10. Ken Venturi, 1956 Masters
This probably would have been ranked higher were it not for Venturi's status as an amateur and, quite frankly, I had seen it happen. 'Twas before my time, though. That said, history books tell us that third-round leader Venturi, who might be better known as the long-time voice of golf on CBS (think Tin Cup, the movie), squandered a four-shot lead in losing to the immortal Jackie Burke Jr. (Yeah, I have no idea who he is, either.) Venturi's flat stick let him down, with six three-putts en route to a final-round 80.
9. Thomas Bjorn, 2003 British Open
Leading unheralded American Ben Crane by two with three holes to play at Royal St. George's, Bjorn looked like he had the Open title in the bag. Then, on the par-3 16th, his tee shot found a greenside bunker, the bane of my existence on a golf course. His first two attempts to get out landed on the green before spinning back into the bunker. Finally, Bjorn blasted it out and sank the putt for a double bogey. But the adventure cost him the lead and Crane went on to take the title. Bjorn had to be happy with a third-place finish and $550,000 payday.
8. Dustin Johnson, 2010 PGA Championship
Hate to pick on the guy but this was Johnson's second major meltdown of the summer, coming less than two months after falling apart at the U.S. Open. Bad enough that Johnson frittered away a one-stroke lead on the 18th at Whistling Straits. But he compounded that mistake with a violation of the rules -- he grounded his club in a bunker, a no-no even in friendly, Sunday-morning games -- and was assessed a two-stroke penalty, which took him out of the three-hole playoff. Instead of winning his first major, Johnson wound up tied for fifth.
7. Ed Sneed, 1979 Masters
Sneed picked a really bad time to miss a six-footer, generally considered an easy putt by the top pros. After reducing a three-shot lead to two with bogeys on the 16th and 17th holes during the final round of the Masters, Sneed had a relative gimme putt for a win that would have changed his life. It wasn't to be, though, as the putt came up short, giving Sneed the bogey and sending him to a playoff with Tom Watson and Fuzzy Zoeller, the eventual winner. Had the putt dropped, Ed Sneed would have instantly become a household name.
6. Arnold Palmer, 1966 U.S. Open
Even the King had his off days in the majors, folks. Up seven with nine holes to play, Palmer appeared all set for a coronation at the Olympic Club. Nope, not this time. The train wreck started on the 10th and seven holes later, Palmer went completely off the rails. A bogey on the 17th hole left Palmer tied with Billy Casper for the lead and that's how the final round ended. In the 18-hole playoff the next day, Palmer again frittered away a two-stroke lead and Casper won the title. Arnie didn't win another major in his storied career.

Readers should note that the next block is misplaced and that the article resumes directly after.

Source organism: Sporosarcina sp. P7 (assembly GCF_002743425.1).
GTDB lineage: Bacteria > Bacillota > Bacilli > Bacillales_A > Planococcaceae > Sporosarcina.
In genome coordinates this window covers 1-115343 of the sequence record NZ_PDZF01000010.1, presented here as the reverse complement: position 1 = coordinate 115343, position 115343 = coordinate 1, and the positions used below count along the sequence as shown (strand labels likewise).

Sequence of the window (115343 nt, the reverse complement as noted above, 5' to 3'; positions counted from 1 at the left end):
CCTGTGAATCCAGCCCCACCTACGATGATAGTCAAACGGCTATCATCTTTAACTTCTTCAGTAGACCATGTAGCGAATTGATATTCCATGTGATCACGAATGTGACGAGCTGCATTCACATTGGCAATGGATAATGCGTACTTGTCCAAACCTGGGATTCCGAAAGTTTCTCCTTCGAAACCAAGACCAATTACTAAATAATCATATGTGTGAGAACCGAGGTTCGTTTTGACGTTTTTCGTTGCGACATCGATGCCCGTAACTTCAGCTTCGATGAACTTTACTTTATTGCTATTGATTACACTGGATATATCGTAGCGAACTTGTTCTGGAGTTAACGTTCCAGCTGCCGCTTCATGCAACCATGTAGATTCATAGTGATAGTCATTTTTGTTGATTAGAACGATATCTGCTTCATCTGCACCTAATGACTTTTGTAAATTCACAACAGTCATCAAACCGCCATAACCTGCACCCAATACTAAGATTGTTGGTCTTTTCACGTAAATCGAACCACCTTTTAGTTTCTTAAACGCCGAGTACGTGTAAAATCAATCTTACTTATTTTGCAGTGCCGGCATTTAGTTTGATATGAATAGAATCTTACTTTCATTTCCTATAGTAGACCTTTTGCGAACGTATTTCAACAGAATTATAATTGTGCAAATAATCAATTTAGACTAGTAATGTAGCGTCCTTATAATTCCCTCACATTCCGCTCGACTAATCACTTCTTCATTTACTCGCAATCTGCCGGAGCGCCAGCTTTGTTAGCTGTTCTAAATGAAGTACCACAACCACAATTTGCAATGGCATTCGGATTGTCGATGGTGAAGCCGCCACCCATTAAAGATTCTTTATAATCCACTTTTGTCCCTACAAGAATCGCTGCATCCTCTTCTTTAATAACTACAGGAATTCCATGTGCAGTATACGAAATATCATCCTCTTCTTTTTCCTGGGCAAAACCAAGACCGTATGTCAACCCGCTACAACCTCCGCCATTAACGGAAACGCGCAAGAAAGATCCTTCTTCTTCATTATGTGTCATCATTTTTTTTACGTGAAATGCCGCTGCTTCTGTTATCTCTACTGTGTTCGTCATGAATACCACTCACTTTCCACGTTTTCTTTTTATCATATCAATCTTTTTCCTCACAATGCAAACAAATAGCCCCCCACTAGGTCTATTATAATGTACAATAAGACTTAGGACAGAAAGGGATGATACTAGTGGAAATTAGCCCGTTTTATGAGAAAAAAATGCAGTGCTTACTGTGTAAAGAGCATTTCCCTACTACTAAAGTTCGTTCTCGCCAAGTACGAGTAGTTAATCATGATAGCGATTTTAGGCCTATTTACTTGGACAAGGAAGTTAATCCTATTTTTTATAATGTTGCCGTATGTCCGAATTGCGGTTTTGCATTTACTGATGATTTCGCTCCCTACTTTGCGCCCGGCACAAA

5. Doug Sanders, 1970 British Open
How many of us would love the chance to sink a three-foot putt to win any one of golf's four majors? Where do I sign up? Well, poor ol' Doug Sanders doesn't want to hear it. That's all Sanders needed to win the Open in 1970, a lousy three-footer on the 72nd hole at St. Andrews. But, after backing off the ball to clear away a piece of sand, Sanders promptly stepped up and ... missed, wide right. The next day, in an 18-hole playoff, Jack Nicklaus snatched away the title. Sanders won 20 times on tour but never a major.
4. Dustin Johnson, 2010 U.S. Open
After three rounds at Pebble Beach, the U.S. Open title was Johnson's to lose. And lose it he did. In style. Instead of going down with a fight, the young American blew up, big-time. Johnson's three-shot lead over Graeme McDowell quickly evaporated -- he carded a triple-bogey on the second hole and added a double on the third -- and he struggled the entire day, finishing with a pedestrian score of 11-over 82. McDowell, who carded a 74 and won his first major, will be forever grateful for the amateurish finish.
3. Rory McIlroy, 2011 Masters
Really, it's not entirely surprising that McIlroy couldn't seal the deal at Augusta this spring. I mean, the kid was barely legal to drink in Georgia and here he was leading the frickin' Masters. If that's not enough to make your knees knock, I don't know what is. Sure, he led by four going into the final round but, honestly, who didn't expect some kind of collapse? OK, maybe not the epic fail it turned out to be -- his 80 was the worst round ever by the third-round leader. Rest assured, McIlroy will have oodles of opportunities to add a green jacket to his wardrobe.
2. Greg Norman, 1996 Masters
With a six-shot lead heading into the final round, it looked like Norman would finally get over the disappointment of close calls at the Masters in 1986 and '87. Instead, the Great White Shark was eaten alive, a first-round 63 the only happy memory. Norman fell apart as he made the turn and his playing partner, Nick Faldo, was outstanding. When Norman's tee shot on 16 found the water, it was the coup de grace. Faldo closed with a 67 to win the green jacket while Norman carded an ugly 78 to finish second for the third time.
1. Jean Van de Velde, 1999 British Open
There is nothing that comes close to the Frenchman's choke job at Carnoustie. Heck, even a double bogey on the 18th hole in the final round would have given him the title. It was so much of a lock, the engravers probably were finishing up the final E on the Claret Jug as Van de Velde walked on to the tee. Then he proceeded to make some decisions the Jackass boys would have questioned. Seven strokes later, he found himself in a three-way playoff with Paul Lawrie, the eventual winner, and Justin Leonard. Collapse complete.